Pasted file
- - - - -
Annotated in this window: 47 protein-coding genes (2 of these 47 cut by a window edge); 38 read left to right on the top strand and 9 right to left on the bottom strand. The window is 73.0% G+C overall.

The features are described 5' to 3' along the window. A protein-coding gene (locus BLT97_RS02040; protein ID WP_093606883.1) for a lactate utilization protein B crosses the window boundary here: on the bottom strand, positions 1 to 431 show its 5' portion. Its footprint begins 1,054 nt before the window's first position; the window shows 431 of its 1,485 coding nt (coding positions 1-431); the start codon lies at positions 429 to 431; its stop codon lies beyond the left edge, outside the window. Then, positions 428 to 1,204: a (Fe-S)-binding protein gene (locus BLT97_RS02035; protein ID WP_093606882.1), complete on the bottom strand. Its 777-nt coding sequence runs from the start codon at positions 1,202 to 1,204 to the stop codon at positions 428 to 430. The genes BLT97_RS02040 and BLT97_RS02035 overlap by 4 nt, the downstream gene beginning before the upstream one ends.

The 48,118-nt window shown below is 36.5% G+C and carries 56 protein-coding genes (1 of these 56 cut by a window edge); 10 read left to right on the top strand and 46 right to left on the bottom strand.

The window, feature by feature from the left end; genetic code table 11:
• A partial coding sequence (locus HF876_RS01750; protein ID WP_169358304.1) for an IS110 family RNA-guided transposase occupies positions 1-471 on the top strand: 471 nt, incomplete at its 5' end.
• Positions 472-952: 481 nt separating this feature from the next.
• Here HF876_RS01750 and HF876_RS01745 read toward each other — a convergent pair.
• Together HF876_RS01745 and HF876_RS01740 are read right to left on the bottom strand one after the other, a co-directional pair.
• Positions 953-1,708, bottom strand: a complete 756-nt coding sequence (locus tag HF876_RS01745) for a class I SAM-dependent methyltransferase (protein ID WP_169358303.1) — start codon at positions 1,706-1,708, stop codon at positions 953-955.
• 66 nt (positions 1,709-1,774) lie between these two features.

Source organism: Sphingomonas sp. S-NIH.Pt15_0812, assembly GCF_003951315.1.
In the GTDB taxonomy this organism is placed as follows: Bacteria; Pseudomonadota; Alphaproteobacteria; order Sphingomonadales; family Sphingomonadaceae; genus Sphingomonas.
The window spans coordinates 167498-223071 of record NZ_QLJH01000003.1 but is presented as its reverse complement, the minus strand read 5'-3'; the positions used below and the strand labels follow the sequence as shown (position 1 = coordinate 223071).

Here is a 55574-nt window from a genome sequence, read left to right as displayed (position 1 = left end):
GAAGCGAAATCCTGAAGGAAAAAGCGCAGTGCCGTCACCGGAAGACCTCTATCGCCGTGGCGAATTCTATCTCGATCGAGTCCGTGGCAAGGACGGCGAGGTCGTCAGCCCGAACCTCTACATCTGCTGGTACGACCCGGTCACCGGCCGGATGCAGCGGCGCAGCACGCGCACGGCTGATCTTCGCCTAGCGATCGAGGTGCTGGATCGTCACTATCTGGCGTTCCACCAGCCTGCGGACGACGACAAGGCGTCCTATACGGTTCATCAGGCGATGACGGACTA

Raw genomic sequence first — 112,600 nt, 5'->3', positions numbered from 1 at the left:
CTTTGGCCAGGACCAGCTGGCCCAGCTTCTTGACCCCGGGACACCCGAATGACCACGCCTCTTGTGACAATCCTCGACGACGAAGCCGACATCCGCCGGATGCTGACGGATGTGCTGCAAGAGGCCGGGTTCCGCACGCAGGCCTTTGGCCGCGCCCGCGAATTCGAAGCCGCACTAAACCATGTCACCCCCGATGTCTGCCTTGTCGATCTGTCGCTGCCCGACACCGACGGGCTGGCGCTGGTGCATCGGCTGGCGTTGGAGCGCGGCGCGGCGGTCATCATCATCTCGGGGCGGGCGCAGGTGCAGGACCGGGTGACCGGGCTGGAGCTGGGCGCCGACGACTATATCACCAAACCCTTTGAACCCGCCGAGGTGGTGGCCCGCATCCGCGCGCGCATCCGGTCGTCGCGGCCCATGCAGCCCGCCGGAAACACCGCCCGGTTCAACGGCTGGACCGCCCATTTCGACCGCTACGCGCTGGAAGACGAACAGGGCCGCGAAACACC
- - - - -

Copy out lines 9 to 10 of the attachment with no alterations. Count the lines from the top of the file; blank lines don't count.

• Positions 953-1,708, bottom strand: a complete 756-nt coding sequence (locus tag HF876_RS01745) for a class I SAM-dependent methyltransferase (protein ID WP_169358303.1) — start codon at positions 1,706-1,708, stop codon at positions 953-955.
• 66 nt (positions 1,709-1,774) lie between these two features.